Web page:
Cardinal Luis Antonio Tagle, the Cardinal Archbishop of Manila in the Phlippines, continued our retreat day with a second reflection in the afternoon. He focused our attention on solidarity in community life, especially for consecrated religious. He reminded us to pay attention to the cultural context in which each of us lives.
He began by pointing out that every community is composed of individuals who come from different cultures, i.e., with different expectations, different ways of doing things, different emotional responses. When a religious community comes together—which is God’s work in choosing these individuals to live together—attentiveness to the uniqueness of each person is important so that a common direction can then be chosen without running roughshod over individuals. Respectful dialogue and, especially, listening become critical to building a community that is a prophetic witness to respect and solidarity or communion of persons precisely in the care of community members for each other.
Next, Cardinal Tagle pointed out two aspects of modern culture which infect each of us in almost unconscious ways. We live in what he called a culture of ‘alienating individualism’ which so readily sacrifices community for personal desires or self-fulfillment. And, secondly, as Pope Francis has pointed out, we live in a throw-away culture that is all too ready to move on to the newest item instead of valuing the gifts we already have. And, unfortunately, as we throw away things we also often ‘throw away’ people, such as migrants or the poor or the handicapped.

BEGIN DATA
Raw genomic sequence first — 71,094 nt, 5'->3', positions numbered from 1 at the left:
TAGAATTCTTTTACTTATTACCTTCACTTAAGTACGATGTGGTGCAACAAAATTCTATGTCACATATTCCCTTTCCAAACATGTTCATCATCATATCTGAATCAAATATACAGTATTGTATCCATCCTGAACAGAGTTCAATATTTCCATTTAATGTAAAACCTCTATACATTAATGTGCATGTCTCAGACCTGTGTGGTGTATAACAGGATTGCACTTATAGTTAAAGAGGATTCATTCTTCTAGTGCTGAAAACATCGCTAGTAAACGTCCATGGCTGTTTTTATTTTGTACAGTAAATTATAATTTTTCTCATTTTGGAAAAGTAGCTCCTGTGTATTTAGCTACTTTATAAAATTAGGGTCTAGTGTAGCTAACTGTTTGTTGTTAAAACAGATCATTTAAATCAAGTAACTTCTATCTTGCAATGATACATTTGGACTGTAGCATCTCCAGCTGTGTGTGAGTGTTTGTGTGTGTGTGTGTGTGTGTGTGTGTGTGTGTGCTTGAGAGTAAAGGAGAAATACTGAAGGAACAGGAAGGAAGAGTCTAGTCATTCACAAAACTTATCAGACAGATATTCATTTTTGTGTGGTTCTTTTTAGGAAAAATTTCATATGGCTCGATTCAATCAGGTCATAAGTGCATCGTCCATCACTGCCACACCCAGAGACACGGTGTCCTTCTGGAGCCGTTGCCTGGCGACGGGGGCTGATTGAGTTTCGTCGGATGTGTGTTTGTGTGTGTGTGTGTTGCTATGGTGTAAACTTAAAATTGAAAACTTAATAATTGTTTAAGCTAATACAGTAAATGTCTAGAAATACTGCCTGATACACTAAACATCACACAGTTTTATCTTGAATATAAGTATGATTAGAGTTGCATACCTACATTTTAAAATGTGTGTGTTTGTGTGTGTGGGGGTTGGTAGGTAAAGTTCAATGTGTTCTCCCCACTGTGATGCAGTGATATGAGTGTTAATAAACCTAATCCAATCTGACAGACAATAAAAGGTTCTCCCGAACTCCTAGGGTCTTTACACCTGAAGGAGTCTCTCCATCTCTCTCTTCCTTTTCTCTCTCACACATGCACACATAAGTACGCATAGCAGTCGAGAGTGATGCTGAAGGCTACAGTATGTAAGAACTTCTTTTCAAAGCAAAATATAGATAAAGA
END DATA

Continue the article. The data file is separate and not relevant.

Both of these cultural realities make true community, which is based upon receiving the gifts offered by God and others, a challenge today. But not an impossibility! Knowing Jesus and his intimacy with the Father and the Spirit is the basis for prophetic community, where intimacy is not a cloying sentimentality but a true respect for the gift of one another and the call to solidarity and harmony for the sake of the mission.
The retreat day concluded with a Holy Hour of prayer in the beautiful retreat chapel, built in accord with Thai architecture, symbols, and art.
The day of prayer has been a great reminder that we are here to do God’s work, not to be good administrators and get through the work of a Chapter. Thus, the opportunity for Chapter delegates to listen to God in contemplative prayer and in dialogue with one another could not have come at a better time.
Fr. Mark Miller, CSsR